Your questions in a nutshell:

1) Projects contain files (code/resouces), settings, and targets that build products from those files and settings. Workspaces contain projects which can reference each other.

2) Both are responsible for structuring your overall project, but on different levels.

3) I think projects are sufficient in most cases. Don’t use workspaces unless there’s a specific reason. Plus, you can always embed your project in a workspace later.

4) I think that’s what the above text is for…

There’s one remark for 3): CocoaPods, which automatically handles 3rd party libraries for you, uses workspaces. Therefore, you have to use them, too, when you use CocoaPods (which a lot of people do).

  • 6
    Can one project be part of two separate workspaces? Or if I want to share one project with two others would they need to all be part of the same workspace? – Jack Feb 26 '14 at 18:38
  • 7
    Absolutely, a project can be a part of as many workspaces as you want. Adding a project to a workspace doesn't change anything about the project itself. So you have many options... all in one workspace, two workspaces that share one project, or two projects that have the shared project as a subproject. – hagi Feb 26 '14 at 18:51
  • 1
    I don't have any experience with it, but the README says: "you retain full control over your project structure and setup", and "instead of integrating [dependencies] into a single workspace, [...] your dependencies must include their own Xcode project". In short: It doesn't touch your projects/workspaces at all, so I don't see how I should include it in the answer. The answer is still helpful if you use Carthage, especially as you have to decide how to structure your dependencies, but none of that is specific to Carthage. – hagi Feb 26 '16 at 9:50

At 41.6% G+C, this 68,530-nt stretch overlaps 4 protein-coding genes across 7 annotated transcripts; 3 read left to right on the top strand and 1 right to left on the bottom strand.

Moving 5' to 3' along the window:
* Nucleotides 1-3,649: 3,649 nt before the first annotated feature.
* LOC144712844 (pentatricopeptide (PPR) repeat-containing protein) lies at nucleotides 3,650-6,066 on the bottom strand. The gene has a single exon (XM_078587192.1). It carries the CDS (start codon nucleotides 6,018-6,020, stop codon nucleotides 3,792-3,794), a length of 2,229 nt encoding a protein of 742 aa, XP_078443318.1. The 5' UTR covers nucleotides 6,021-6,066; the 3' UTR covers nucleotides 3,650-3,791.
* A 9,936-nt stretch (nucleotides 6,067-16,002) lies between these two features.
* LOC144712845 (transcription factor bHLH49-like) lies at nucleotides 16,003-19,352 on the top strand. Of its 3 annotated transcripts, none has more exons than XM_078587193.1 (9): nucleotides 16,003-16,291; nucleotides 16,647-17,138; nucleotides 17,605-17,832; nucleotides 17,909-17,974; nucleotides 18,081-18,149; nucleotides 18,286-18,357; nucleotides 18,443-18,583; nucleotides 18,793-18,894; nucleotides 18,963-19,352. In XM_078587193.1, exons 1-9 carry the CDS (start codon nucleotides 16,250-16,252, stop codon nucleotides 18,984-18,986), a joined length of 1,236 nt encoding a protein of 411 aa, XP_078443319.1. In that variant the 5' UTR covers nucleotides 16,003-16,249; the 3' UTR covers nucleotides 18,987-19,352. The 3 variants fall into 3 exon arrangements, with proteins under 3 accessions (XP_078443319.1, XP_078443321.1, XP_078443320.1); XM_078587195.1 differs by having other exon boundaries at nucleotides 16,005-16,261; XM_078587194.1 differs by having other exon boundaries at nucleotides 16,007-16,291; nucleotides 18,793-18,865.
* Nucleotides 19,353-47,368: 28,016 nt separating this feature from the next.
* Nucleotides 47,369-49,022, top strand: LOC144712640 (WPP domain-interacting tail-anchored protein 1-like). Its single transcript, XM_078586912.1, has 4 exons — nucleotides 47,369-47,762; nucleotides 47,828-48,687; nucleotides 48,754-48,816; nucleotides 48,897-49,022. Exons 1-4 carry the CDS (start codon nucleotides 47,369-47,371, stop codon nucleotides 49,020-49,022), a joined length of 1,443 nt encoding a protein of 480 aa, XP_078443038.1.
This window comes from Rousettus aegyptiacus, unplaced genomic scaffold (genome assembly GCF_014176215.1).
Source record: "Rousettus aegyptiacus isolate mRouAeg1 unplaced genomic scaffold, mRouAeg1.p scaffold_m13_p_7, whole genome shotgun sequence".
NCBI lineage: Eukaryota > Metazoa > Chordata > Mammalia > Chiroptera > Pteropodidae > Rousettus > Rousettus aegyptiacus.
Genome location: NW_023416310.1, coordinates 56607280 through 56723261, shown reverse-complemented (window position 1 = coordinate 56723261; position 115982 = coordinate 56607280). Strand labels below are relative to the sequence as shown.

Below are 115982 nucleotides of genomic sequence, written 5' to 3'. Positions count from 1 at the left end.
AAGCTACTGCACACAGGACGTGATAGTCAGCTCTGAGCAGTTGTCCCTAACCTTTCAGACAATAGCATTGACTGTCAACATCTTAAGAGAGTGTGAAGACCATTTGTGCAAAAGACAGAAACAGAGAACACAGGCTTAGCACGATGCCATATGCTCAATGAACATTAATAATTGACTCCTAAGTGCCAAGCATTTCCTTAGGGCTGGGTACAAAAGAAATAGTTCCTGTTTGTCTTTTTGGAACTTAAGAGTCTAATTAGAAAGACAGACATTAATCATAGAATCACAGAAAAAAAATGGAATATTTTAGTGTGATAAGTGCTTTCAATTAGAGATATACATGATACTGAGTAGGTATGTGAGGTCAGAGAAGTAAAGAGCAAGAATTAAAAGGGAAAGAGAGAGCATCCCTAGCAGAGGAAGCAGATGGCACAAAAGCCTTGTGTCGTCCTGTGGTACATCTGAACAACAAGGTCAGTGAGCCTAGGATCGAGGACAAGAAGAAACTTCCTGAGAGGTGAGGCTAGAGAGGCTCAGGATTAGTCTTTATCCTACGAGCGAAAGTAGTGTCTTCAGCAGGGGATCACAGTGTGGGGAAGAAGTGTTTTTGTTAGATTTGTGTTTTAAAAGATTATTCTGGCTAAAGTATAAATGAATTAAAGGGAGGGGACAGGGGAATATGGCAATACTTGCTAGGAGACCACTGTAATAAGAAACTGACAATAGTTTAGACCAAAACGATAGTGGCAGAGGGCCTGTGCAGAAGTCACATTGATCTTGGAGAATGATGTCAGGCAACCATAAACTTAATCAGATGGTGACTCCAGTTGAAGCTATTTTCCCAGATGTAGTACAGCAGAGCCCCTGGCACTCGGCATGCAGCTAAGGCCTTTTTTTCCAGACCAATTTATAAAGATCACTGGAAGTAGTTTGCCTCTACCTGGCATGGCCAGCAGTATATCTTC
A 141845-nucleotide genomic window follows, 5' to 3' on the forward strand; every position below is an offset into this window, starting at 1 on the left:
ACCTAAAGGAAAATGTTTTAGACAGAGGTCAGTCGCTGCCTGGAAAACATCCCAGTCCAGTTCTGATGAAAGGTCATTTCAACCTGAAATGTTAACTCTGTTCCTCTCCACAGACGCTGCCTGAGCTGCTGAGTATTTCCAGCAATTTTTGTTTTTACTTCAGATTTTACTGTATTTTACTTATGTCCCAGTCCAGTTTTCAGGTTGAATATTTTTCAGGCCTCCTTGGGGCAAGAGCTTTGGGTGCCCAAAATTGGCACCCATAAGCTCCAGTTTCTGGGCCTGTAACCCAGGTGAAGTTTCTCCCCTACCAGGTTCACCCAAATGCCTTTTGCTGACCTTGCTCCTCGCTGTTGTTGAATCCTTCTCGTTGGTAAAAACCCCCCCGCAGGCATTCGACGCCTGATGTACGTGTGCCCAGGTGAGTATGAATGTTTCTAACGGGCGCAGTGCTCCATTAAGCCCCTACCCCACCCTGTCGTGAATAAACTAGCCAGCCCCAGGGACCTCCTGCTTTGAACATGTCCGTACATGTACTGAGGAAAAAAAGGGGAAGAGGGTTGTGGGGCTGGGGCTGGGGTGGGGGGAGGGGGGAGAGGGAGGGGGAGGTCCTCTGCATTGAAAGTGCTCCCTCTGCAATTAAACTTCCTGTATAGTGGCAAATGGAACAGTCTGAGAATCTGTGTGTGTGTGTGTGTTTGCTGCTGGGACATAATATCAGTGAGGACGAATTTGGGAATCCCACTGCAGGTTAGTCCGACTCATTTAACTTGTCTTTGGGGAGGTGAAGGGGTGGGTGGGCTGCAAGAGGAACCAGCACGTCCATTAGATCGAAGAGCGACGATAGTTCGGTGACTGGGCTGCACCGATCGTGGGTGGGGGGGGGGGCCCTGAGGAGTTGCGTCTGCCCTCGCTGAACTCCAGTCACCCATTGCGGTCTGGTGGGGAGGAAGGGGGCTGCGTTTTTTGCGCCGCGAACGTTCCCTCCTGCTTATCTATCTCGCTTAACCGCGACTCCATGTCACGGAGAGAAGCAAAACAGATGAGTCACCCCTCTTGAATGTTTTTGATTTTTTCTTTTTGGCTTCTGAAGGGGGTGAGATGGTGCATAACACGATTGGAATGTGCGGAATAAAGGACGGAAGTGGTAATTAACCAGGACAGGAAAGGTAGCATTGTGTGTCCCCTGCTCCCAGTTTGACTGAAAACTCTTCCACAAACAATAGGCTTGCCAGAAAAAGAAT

• Well explained about Project hierarchy. If I remove/move subproject from the location then the subproject will be stays in the main project? stackoverflow.com/questions/40214505/… – Ganesh Guturi Oct 25 '16 at 6:15
  • The parent project file has a reference to the subproject, not a copy. If the subproject is removed, the parent won't find it anymore. Typically, you want to ensure on the file system level that the parent project has local copies of all its subprojects. Dependency managers such as CocoaPods or Carthage will do that for you, or you can use git submodules. – hagi Oct 25 '16 at 8:35

A workspace is a collection of projects. It's useful to organize your projects when there's correlation between them (e.g.: Project A includes a library, that is provided as a project itself as project B. When you build the workspace project B is compiled and linked in project A).
It's common to use a workspace in the popular CocoaPods. When you install your pods, they are placed inside a workspace, that holds your project and the pod libraries.

In brief

  • Xcode 3 introduced subproject, which is parent-child relationship, meaning that parent can reference its child target, but no vice versa
  • Xcode 4 introduced workspace, which is sibling relationship, meaning that any project can reference projects in the same workspace

When I used CocoaPods to develop iOS projects,there is a .xcworkspace file,you need to open the project with .xcworkspace file related with CocoaPods.

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But when you Show Package Contents with .xcworkspace file,you will find the contents.xcworkspacedata file.

enter image description here

<?xml version="1.0" encoding="UTF-8"?> <Workspace version = "1.0"> <FileRef location = "group:BluetoothColorLamp24G.xcodeproj"> </FileRef> <FileRef location = "group:Pods/Pods.xcodeproj"> </FileRef> </Workspace>

pay attention to this line:

location = "group:BluetoothColorLamp24G.xcodeproj"

The .xcworkspace file has reference with the .xcodeproj file.

Development Environment:
macOS 10.14 Xcode 10.1